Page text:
See here for other things, both good and bad, that people are saying about the book.


Who are the artists whose work accompanies each chapter?


Here they are, in the order in which they appear in the book. If you click on their name, you'll be taken to their personal website.


I chose Jim's annunciation piece because it nicely captured the feel of my introductory chapter. I've known Jim for a while, enjoying both his Fourth of July parties and his good sense of humor. I've especially loved the vibrant, pungent quality of his subject matter in the artwork which he has produced over the years. That quality became something the congregation at Hope Chapel tasted one season of Easter, and still to this day. We had commissioned Jim to make a wall banner for the back of the sanctuary. With a generous zeal, Jim created a massively large banner depicting the resurrected Christ hovering over the landscape of Jim's childhood neighborhood. The irradiating Christ made (and indeed still makes) all things new: barbecue grills, stars, guitars, trees, swing sets, wine, etc. The work is at one and the same time terrifying and playful. Jim attends Sacred Heart Catholic Church in Elgin, TX.

Katherine was an invaluable ally when I first arrived at Hope Chapel. In the summer of 1996 I gathered artists into a room for my first time. I remember Katherine sitting in the right corner of the room. She introduced herself as a printmaker and curator. Without her, quite honestly, I would not have known a thing about the successful organization of a visual art exhibit. She's a master printer who also creates gorgeous prints. She's a delightful, elegant woman, excellently connected to the art scene in Austin, and she helps lead CIVA's printmaking efforts. Katherine attends Hope Chapel.

Andy, aka "Ebbesen," is a latter-day Leonardo da Vinci. It would be cute of me to say this if I were exaggerating. But I am not. He's one of those people who can work in any media: metal, stone, wood, clay, wax, glass, fiber, canvas, electrical, photographic, and so on (and I mean the "so on" literally). He's like a one-man Mister Magorium, with an astonishing ability to create work that is as magical as it is thought-provoking. The photograph at left captures much better than the B&W version in the book the warmth of the woods which he worked into this "chorus." Andy attends Christ Church Anglican in Austin.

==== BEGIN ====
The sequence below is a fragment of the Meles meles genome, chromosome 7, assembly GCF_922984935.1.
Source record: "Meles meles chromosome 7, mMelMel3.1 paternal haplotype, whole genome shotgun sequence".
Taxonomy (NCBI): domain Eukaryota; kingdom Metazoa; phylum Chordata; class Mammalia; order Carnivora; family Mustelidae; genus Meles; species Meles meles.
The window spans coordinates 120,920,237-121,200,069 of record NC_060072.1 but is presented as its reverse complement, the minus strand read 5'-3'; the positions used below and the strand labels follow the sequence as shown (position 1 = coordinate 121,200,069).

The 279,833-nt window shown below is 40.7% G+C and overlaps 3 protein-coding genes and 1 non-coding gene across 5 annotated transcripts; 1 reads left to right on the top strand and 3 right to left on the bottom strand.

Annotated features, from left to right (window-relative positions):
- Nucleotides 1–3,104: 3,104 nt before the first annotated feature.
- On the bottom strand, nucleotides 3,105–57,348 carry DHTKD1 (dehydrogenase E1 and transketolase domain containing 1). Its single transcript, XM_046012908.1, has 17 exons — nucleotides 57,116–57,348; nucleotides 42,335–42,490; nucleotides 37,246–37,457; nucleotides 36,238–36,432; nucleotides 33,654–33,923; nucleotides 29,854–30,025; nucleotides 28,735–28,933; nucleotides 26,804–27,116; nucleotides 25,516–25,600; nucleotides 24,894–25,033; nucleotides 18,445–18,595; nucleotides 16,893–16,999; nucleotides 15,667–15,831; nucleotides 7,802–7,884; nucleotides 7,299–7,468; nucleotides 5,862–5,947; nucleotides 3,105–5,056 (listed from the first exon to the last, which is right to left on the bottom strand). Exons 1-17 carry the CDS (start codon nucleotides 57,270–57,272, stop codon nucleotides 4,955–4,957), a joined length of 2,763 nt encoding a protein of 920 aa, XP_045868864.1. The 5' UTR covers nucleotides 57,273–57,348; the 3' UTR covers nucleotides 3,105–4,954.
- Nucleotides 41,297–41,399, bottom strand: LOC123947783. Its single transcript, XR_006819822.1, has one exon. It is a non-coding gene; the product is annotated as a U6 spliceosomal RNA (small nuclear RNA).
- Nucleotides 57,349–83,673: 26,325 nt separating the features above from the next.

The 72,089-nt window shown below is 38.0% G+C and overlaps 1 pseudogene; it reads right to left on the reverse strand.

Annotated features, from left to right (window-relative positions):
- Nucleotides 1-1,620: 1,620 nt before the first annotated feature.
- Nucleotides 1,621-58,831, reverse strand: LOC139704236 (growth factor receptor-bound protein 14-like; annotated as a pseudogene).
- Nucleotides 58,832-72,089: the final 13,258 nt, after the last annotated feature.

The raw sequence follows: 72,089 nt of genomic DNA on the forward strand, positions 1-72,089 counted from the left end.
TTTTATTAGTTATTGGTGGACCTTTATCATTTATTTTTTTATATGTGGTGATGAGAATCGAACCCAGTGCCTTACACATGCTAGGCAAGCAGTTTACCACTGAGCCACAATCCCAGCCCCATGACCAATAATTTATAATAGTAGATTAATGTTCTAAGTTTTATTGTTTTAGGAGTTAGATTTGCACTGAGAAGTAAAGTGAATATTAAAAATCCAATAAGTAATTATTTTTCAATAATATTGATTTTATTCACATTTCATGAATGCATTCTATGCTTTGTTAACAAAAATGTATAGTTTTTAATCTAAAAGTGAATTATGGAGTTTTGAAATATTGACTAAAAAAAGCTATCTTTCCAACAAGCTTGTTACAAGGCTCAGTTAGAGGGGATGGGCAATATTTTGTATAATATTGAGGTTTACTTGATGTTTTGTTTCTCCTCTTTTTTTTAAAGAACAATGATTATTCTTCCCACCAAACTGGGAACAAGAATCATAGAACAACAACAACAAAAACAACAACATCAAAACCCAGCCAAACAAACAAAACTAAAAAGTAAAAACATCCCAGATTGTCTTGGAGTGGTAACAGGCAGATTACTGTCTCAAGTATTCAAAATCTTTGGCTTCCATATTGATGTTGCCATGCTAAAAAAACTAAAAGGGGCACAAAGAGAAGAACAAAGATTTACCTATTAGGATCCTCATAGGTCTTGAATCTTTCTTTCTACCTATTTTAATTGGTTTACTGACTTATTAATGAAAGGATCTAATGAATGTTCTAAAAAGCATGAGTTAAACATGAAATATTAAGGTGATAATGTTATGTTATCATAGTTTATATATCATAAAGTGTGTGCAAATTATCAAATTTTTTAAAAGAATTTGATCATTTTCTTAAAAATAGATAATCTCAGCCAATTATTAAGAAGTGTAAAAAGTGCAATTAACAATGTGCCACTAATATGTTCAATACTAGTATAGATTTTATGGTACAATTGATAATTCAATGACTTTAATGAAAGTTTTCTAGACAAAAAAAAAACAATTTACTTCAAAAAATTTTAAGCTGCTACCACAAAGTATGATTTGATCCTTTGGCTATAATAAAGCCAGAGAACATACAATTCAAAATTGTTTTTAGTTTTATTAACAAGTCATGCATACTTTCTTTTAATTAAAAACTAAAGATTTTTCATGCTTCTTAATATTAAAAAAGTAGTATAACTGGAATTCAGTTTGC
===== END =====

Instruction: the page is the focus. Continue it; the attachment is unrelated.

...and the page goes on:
Baker's work is sly and you could easily be deceived if you walked by it too quickly. You'd think it was only cartoons. While it resembles the cartoon craft, it operates in the tradition of satire. But Baker's satire lacks the petty, mean-spirited and ultimately selfish quality that marks so much that goes by satire these days. Baker's work is--dare I say it?--sincere. And that's what makes his work truly powerful. I had a chance last summer to hang out with him and his Orthodox artist friends, and I am so grateful for our friendship within the shared space of a Great Tradition Christian faith. Baker attends St. John the Forerunner Orthodox Church in Austin.

I met Laura in the summer of 1991. I've known her the longest of any artist in Austin. I so earnestly wanted her to succeed as an artist that I joined a few others in supporting her financially through her MFA. At the end of her program Hope Chapel hosted a solo exhibit of her work. One of the things I loved most about her work, especially in the context of Hope, was how it re-taught us how to see. Her subject matter included Dalits and refugees, the least of these, to use Jesus' language. These were the ones, left to our own devices, that we might not "see." Her abstract and conceptual style forced our congregation to slow down and look, and look again, and look yet again. This kind of careful looking became not simply an artistic experience, it became a spiritual discipline, and for that service to the church I am deeply grateful. She worships at St. Mark's Episcopal in Austin.

Samantha's work tends to make me simultaneously very, very melancholy and very, very happy. She creates these poignant figures that capture so much in such little space. I met Samantha while she was a college student at UT Austin. Her German background endeared her to me, since I'd studied in an Austrian school as a kid. She frequently humored my crude attempts at carrying a conversation in the mother tongue of Luther and Goethe. But her work is some of my all-time favorite. Additionally, she did this sketch-an-artpiece-at-least-once-a-day for, well, was it thirty days or fifty days or one hundred days? I can't remember. All I remember is that it inspired me to launch my own thirty-day writing challenge. Samantha attends All Angels Episcopal Church in NYC.